Philosophizing About Games

What exactly are games, and why do we play them? Ludwig Wittgenstein famously used the concept ‘game’ to illustrate what he called ‘family resemblance’—the idea that some things don’t have a single, defining characteristic. Some games are amusing, some games are competitive, and some games require a board, but not one of these traits is shared by all (and only) games. Is there not something distinctive about games? The late Bernard Suits put the following words in the mouth of a grasshopper:

…games are, I believe, essentially different from the ordinary activities of life, as perhaps the following exchange between Smith and Jones will illustrate. Smith knows nothing of games, but he does know that he wants to travel from A to C, and he also knows that making the trip by way of B is the most efficient means for getting to his destination. He is then told authoritatively that he may not go by way of B. ‘Why not?’ he asks. ‘Are there dragons at B?’ ‘No,’ is the reply. ‘B is perfectly safe in every respect. It is just that there is a rule against going to B if you are on your way to C.’ ‘Very well,’ grumbles Smith, ‘if you insist. But if I have to go from A to C very often I shall certainly try very hard to get that rule revoked.’ True to his word, Smith approaches Jones, who is also setting out for C from A. He asks Jones to sign a petition requesting the revocation of the rule which forbids travellers from A to C to go through B. Jones replies that he is very much opposed to revoking the rule, which very much puzzles Smith.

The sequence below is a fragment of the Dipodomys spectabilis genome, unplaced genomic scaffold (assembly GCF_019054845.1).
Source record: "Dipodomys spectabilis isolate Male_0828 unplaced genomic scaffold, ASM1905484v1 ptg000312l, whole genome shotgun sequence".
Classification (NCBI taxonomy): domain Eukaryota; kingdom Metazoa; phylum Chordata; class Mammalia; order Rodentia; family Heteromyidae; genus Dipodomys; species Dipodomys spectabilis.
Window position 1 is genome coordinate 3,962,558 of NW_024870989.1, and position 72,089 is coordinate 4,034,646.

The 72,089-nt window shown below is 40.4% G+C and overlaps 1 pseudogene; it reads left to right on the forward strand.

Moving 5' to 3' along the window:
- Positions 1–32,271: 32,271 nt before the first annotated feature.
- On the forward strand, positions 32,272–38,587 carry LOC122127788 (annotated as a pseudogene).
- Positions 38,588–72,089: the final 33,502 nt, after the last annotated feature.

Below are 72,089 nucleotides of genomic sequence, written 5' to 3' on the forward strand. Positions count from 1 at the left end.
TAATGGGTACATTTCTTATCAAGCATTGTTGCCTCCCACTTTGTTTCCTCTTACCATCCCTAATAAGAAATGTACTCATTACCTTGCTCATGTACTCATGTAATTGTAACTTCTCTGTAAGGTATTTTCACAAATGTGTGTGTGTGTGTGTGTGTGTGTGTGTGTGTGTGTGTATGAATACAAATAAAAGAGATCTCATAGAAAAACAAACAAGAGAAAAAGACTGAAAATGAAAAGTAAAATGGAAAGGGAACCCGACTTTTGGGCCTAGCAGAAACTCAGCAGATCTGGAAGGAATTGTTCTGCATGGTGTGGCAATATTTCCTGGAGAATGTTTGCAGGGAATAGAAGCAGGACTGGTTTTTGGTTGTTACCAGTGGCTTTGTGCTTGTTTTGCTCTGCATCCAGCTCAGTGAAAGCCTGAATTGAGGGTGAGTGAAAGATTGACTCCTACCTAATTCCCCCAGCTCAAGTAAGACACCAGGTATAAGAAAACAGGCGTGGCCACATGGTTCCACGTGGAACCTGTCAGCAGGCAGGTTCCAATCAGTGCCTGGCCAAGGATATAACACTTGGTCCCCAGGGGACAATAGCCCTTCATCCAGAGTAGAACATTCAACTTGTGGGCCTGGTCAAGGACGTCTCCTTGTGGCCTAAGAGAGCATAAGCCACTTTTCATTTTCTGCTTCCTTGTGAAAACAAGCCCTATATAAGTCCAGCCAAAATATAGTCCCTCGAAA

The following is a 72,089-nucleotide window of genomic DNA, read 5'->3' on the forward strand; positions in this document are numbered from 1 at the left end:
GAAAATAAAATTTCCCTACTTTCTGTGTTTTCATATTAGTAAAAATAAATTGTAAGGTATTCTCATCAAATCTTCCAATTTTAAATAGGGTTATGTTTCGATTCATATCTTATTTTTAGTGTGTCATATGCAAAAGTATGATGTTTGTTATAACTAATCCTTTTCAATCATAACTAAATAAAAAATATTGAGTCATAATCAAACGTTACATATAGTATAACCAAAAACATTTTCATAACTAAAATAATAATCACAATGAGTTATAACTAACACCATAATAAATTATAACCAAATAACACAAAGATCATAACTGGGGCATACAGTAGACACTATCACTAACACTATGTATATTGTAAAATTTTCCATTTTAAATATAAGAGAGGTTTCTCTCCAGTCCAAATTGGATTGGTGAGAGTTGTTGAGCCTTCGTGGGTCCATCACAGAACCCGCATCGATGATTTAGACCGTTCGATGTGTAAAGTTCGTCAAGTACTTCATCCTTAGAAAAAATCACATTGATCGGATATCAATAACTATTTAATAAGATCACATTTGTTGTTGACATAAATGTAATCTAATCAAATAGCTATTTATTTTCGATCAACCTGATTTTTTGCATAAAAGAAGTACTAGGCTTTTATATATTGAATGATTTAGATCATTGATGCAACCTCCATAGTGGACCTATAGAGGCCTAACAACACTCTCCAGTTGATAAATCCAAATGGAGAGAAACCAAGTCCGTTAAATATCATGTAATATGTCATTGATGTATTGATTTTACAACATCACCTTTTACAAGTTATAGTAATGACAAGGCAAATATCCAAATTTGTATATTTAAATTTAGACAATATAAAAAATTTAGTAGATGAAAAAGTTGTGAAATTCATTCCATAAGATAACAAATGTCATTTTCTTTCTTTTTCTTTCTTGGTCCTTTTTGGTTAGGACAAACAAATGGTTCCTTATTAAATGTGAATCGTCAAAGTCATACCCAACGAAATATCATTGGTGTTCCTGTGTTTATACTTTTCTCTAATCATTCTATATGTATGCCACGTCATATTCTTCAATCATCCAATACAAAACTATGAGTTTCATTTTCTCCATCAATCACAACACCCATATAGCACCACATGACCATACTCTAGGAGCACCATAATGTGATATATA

Smith: But if you want to get to C, why on earth do you support a rule which prevents your taking the fastest and most convenient route?

Jones: Ah, but you see I have no particular interest in being at C. That is not my goal, except in a subordinate way. My overriding goal is more complex. It is ‘to get from A to C without going through B.’ And I can’t very well achieve that goal if I go through B, can I?

S: But why do you want to do that?

J: I want to do it before Robinson does, you see?

S: No, I don’t. That explains nothing. Why should Robinson, whoever he may be, want to do it? I presume you will tell me that he, like you, has only a subordinate interest in being at C at all.

J: That is so.

S: Well, if neither of you really wants to be at C, then what possible difference can it make which of you gets there first? And why, for God’s sake, should you avoid B?

J: Let me ask you a question. Why do you want to get to C?

S: Because there is a good concert at C, and I want to hear it.

J: Why?

S: Because I like concerts, of course. Isn’t that a good reason?

J: It’s one of the best there is. And I like, among other things, trying to get from A to C without going through B before Robinson does.

S: Well, I don’t. So why should they tell me I can’t go through B?

J: Oh, I see. They must have thought you were in the race.

S: The what?

This passage is taken from Suits’s humorous but challenging dialogue, The Grasshopper: Games, Life and Utopia, which has been described as “philosophically profound, yet genuinely funny” (Shelly Kagan, Yale University) and “[a] brilliant (but neglected) masterpiece” (Colin McGinn, University of Miami). Read the book to see how the grasshopper (“a shiftless but thoughtful practitioner of applied entomology”) presents a new definition of ‘game,’ and defends it against the attacks of his companions, Skepticus and Prudence.

Posted on July 3, 2012